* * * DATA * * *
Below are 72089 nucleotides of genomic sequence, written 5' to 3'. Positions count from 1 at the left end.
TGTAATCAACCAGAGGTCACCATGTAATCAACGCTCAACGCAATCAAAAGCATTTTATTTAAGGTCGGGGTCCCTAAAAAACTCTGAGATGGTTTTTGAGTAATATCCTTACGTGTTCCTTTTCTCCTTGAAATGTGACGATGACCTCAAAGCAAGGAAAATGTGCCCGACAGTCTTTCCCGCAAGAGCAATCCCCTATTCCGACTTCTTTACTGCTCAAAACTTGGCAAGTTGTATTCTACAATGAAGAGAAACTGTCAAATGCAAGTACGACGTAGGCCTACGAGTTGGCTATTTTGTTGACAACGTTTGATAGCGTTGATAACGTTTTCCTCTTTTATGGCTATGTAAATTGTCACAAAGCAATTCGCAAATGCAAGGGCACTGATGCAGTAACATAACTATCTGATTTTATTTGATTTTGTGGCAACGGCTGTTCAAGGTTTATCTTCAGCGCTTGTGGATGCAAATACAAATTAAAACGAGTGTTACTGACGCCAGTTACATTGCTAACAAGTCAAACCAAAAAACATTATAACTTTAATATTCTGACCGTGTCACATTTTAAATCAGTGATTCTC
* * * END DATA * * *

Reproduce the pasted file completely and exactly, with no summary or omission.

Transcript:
Below are 72089 nucleotides of genomic sequence, written 5' to 3'. Positions count from 1 at the left end.
TGTAATCAACCAGAGGTCACCATGTAATCAACGCTCAACGCAATCAAAAGCATTTTATTTAAGGTCGGGGTCCCTAAAAAACTCTGAGATGGTTTTTGAGTAATATCCTTACGTGTTCCTTTTCTCCTTGAAATGTGACGATGACCTCAAAGCAAGGAAAATGTGCCCGACAGTCTTTCCCGCAAGAGCAATCCCCTATTCCGACTTCTTTACTGCTCAAAACTTGGCAAGTTGTATTCTACAATGAAGAGAAACTGTCAAATGCAAGTACGACGTAGGCCTACGAGTTGGCTATTTTGTTGACAACGTTTGATAGCGTTGATAACGTTTTCCTCTTTTATGGCTATGTAAATTGTCACAAAGCAATTCGCAAATGCAAGGGCACTGATGCAGTAACATAACTATCTGATTTTATTTGATTTTGTGGCAACGGCTGTTCAAGGTTTATCTTCAGCGCTTGTGGATGCAAATACAAATTAAAACGAGTGTTACTGACGCCAGTTACATTGCTAACAAGTCAAACCAAAAAACATTATAACTTTAATATTCTGACCGTGTCACATTTTAAATCAGTGATTCTC